The framing according to experts is inviting, in that it helps to shape and reinforce our understanding of the world and our society on the ways in which we can cope with the new reality.

Coping strategies

Undeniably, we all did not bargain for these changes in the last six months. The communal nature of the Ghanaian and for that matter many African societies has been affected. In reality, it will take some time for our people who are tactile in their expressions at church services, funerals ceremonies, and other social gatherings to fully adjust in this new normal.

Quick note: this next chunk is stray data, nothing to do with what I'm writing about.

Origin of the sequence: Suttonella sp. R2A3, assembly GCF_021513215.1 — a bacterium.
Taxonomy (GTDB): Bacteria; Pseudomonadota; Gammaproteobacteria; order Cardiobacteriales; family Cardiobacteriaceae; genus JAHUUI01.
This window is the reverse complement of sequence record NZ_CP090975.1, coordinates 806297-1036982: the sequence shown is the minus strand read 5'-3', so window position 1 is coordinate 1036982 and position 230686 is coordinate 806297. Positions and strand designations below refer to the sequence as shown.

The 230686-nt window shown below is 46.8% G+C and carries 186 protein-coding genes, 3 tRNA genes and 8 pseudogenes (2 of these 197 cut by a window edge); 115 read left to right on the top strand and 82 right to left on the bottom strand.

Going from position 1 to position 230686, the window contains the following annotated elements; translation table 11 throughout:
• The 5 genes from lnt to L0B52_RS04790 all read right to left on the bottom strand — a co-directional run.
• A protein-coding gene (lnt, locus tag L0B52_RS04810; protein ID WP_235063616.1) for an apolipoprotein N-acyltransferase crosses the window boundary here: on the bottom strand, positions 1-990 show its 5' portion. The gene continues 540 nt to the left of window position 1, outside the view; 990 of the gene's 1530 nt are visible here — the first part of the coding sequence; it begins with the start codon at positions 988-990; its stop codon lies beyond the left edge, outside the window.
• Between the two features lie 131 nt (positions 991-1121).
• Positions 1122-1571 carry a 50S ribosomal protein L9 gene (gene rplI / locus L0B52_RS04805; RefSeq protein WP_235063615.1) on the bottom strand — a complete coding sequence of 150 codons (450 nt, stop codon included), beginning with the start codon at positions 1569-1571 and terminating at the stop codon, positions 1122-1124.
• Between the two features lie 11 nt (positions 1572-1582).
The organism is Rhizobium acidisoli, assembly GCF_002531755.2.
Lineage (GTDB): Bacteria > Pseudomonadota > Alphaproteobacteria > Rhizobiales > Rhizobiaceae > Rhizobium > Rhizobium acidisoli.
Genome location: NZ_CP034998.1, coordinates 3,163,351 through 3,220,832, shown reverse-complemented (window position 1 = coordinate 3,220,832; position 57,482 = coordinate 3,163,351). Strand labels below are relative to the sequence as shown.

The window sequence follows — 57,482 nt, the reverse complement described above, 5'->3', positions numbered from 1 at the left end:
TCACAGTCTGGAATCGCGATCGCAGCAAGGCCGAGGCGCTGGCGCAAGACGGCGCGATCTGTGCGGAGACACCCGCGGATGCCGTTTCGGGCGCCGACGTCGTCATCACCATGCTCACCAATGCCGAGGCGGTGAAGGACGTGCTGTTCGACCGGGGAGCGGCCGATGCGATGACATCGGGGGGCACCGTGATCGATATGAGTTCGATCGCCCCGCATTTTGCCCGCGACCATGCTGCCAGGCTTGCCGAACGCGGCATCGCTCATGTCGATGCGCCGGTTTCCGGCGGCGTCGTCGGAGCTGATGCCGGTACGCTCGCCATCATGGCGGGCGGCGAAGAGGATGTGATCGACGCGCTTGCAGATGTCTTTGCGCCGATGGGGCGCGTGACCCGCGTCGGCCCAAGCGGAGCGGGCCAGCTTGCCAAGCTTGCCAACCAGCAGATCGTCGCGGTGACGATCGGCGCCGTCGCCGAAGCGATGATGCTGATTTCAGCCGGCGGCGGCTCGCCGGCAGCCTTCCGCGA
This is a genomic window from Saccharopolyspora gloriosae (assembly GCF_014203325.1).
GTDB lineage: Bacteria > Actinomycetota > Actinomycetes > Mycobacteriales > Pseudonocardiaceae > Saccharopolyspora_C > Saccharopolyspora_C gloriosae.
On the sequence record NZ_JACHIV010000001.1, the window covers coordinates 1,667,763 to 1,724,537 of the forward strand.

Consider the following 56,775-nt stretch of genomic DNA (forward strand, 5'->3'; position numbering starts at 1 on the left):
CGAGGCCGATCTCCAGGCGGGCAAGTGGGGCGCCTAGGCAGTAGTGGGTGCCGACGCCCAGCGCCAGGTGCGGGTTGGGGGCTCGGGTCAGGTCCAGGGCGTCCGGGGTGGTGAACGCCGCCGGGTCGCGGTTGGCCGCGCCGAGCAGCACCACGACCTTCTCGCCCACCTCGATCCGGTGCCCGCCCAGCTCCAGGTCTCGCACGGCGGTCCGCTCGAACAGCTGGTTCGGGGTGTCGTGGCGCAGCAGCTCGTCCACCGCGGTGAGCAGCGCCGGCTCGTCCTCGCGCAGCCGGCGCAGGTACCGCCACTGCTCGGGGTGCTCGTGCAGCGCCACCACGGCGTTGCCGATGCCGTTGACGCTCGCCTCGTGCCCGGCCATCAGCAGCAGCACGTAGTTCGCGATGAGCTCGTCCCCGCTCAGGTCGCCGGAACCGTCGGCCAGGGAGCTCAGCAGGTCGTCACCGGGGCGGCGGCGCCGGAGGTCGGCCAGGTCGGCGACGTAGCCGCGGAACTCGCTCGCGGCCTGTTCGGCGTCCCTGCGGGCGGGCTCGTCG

These restrictions which are practically alien to our culture and could be discomforting to a people who were hitherto living in the old normal are new ways we must nonetheless endeavour to adapt to in order to stay safe and navigate through these changing times. Appreciating the new measures in this new normal could go a long way to help us curb the spread of the virus and preserve public health and our safety as a people. It is a fact that human beings have different thresholds of endurance. However, after realising the gap between the rich and poor and the many begging developmental needs in our society, the National Commission for Civic Education (NCCE) appreciates the challenges of the public in adjusting to these measures. Nevertheless, since our physiological and psychological well-being is critical, Ghanaians certainly have to embrace the reality of the risk of COVID-19 and endeavour to cope and manage by observing the safety protocols.